Philosophy Professor at UNC Chapel Hill
This website is a DRAFT of my syllabus for Phil 455 – some changes are likely
Class times Wednesdays 10.10-11.25am, Caldwell 213
Course Website: https://wp.me/P6qdjQ-lu
This is a course in first-order classical logic and its metatheory. It presupposes at least one previous course in formal logic, such as Phil 155 Introduction to Mathematical Logic or Phil 456 Advanced Symbolic Logic. It might be possible for students with unusually mature mathematical skills to take this course without a previous course in logic (and even such students are likely to find chapters 9 and 10 of the textbook especially challenging) but most students will experience much less trauma if they do things in the right order.
We will work our way through the “intermediate logic” track of the 5th edition of Boolos, Burgess, and Jeffrey’s classic textbook Logic and Computability. You may buy this at the bookstore, or order it online from the usual vendors.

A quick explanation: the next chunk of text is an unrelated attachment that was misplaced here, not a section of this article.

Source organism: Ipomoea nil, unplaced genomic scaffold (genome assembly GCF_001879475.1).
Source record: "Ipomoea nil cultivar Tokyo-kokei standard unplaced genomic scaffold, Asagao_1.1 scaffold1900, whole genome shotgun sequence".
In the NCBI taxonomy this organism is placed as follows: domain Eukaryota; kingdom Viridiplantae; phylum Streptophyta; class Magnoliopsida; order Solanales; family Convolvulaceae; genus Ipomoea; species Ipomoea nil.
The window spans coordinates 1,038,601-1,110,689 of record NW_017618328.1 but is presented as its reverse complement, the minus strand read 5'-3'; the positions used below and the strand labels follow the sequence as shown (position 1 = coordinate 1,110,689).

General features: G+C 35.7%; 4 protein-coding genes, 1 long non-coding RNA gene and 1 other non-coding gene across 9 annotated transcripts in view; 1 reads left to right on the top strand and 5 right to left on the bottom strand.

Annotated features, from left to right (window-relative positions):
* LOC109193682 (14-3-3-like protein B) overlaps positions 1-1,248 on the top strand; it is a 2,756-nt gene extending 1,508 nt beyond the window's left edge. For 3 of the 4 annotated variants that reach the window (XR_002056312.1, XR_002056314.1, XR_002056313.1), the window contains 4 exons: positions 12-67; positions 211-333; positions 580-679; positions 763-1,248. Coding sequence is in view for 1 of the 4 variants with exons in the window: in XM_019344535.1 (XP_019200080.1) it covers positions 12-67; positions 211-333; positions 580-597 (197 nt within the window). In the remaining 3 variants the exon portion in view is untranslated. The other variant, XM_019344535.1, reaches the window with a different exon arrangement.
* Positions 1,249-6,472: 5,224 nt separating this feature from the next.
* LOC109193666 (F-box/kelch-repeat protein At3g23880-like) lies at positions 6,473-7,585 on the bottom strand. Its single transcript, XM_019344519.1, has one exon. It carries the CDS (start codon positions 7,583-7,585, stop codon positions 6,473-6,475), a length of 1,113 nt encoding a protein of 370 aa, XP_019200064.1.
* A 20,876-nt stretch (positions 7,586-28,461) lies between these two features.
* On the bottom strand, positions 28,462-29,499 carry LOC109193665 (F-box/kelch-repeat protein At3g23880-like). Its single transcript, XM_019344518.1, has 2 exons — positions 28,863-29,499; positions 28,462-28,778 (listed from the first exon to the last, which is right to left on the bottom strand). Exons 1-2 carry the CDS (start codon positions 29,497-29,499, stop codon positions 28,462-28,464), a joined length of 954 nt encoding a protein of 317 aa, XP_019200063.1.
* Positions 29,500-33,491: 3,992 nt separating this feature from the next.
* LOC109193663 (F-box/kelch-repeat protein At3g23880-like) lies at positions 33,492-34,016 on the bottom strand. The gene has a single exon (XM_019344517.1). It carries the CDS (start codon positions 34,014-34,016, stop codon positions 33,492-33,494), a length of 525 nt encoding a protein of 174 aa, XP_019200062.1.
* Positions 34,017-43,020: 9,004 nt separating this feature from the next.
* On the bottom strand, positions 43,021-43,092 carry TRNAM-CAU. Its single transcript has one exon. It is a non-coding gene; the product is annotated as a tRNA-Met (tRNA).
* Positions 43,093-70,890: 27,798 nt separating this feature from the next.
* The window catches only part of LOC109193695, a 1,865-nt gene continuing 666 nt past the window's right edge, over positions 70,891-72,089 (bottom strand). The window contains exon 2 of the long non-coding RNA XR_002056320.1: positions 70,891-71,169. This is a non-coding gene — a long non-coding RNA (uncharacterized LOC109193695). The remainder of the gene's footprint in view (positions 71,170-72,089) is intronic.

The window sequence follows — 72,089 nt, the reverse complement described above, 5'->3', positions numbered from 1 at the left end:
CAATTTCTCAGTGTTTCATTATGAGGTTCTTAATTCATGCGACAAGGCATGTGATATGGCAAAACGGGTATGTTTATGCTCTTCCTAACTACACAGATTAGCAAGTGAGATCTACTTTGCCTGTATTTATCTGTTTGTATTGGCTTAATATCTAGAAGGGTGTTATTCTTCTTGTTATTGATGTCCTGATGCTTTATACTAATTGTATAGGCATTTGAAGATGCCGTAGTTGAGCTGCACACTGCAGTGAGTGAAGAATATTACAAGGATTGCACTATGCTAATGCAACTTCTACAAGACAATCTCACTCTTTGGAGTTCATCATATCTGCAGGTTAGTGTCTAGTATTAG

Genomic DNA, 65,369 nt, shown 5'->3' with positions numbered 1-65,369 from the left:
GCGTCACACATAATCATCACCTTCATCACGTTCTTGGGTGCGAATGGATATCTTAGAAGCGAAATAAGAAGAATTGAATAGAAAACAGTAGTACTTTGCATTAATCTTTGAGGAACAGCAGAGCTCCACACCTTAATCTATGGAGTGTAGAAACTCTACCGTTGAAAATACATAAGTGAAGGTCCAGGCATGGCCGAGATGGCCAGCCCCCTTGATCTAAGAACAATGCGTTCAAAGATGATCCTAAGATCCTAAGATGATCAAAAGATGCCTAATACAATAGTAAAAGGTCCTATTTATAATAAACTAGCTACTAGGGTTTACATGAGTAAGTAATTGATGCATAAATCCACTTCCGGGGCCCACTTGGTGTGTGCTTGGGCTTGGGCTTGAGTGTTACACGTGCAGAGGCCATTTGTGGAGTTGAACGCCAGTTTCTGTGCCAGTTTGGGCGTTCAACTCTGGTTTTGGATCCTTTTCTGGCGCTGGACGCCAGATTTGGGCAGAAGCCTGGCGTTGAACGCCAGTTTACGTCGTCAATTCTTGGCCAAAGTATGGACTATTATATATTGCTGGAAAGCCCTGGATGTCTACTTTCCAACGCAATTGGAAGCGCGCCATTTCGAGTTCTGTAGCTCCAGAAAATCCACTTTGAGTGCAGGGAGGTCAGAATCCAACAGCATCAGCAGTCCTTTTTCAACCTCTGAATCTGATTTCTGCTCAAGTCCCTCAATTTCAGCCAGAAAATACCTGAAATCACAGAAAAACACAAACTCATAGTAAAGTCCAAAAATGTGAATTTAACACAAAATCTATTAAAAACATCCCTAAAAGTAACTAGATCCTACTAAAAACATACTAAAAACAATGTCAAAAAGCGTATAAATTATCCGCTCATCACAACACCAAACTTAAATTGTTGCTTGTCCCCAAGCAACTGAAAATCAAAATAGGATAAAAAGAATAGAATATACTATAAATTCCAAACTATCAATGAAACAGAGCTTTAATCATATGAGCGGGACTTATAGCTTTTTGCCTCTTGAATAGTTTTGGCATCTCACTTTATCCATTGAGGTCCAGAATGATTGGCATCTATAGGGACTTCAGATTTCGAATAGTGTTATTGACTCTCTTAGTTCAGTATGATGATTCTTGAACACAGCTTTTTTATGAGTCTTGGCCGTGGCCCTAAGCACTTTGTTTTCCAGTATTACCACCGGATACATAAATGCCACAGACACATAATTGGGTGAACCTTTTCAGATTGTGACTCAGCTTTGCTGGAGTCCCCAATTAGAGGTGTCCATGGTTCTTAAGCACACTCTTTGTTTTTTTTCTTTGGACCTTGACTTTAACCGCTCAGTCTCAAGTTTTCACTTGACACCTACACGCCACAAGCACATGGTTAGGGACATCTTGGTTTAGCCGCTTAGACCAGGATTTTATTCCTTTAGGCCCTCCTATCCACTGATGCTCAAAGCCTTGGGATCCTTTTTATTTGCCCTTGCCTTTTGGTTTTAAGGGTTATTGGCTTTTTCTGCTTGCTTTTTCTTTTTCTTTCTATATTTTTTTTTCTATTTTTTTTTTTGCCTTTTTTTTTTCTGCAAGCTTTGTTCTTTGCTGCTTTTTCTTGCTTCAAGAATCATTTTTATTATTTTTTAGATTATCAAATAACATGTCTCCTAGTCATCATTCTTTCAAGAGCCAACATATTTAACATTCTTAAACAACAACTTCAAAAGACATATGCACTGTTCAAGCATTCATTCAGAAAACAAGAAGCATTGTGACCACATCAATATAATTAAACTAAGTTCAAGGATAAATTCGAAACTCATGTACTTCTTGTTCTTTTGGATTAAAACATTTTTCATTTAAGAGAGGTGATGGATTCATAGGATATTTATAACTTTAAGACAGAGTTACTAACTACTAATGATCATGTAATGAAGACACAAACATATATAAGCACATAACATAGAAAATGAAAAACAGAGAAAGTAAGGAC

The assigned readings for the course are listed in the syllabus below. “L&C” stands for Logic and Computability (our textbook.) If a section of the textbook is marked with a “star” (*) for “optional”, it is not part of the required reading (unless it explicitly says otherwise below.)
1,2,6,7,9,10, 12, 13, 14 15, 16, 17.
First class – no assigned reading
Reading: chapter 1 of L&C.
Reading – chapter 2 of L&C
NO CLASS – Labour Day
No additional reading
Reading: Section 6.1 of L&C.
Reading: Section 6.2 of L&C.
Reading: section 7.1
Reading: section 7.2
Reading: section 7.3
Reading: section 9.1
Reading: section 9.2
NO CLASS – I’ll be at a philosophy of logic workshop in Norway
Reading: Section 10.1
Reading: Section 10.2
Reading: section 12.1
Reading: sections 12.2 and 12.3
Reading: sections 13.1, 13.2, 13.3
Reading: sections 13.3 and 13.5
Reading: Section 14.2 and 14.3
Reading: Sections 15.1 and 15.2
Reading: sections 16.1 and 16.2
NO CLASS – Thanksgiving Break
Reading: sections 16.3 and 16.4
Review for final exam
Reading: chapter 17.
All students must be familiar with and abide by the Honor Code, which covers issues such as plagiarism, falsification, unauthorized assistance or collaboration, cheating, and other grievous acts of academic dishonesty. Violations of the Honor Code will not be taken lightly.
Located in the Student Academic Services Building, the CSSAC offers support to all students through units such as the Learning Center and the Writing Center.
Any student in this course who has a disability that may prevent them from fully demonstrating their abilities should contact Disability Services as soon as possible to discuss accommodations.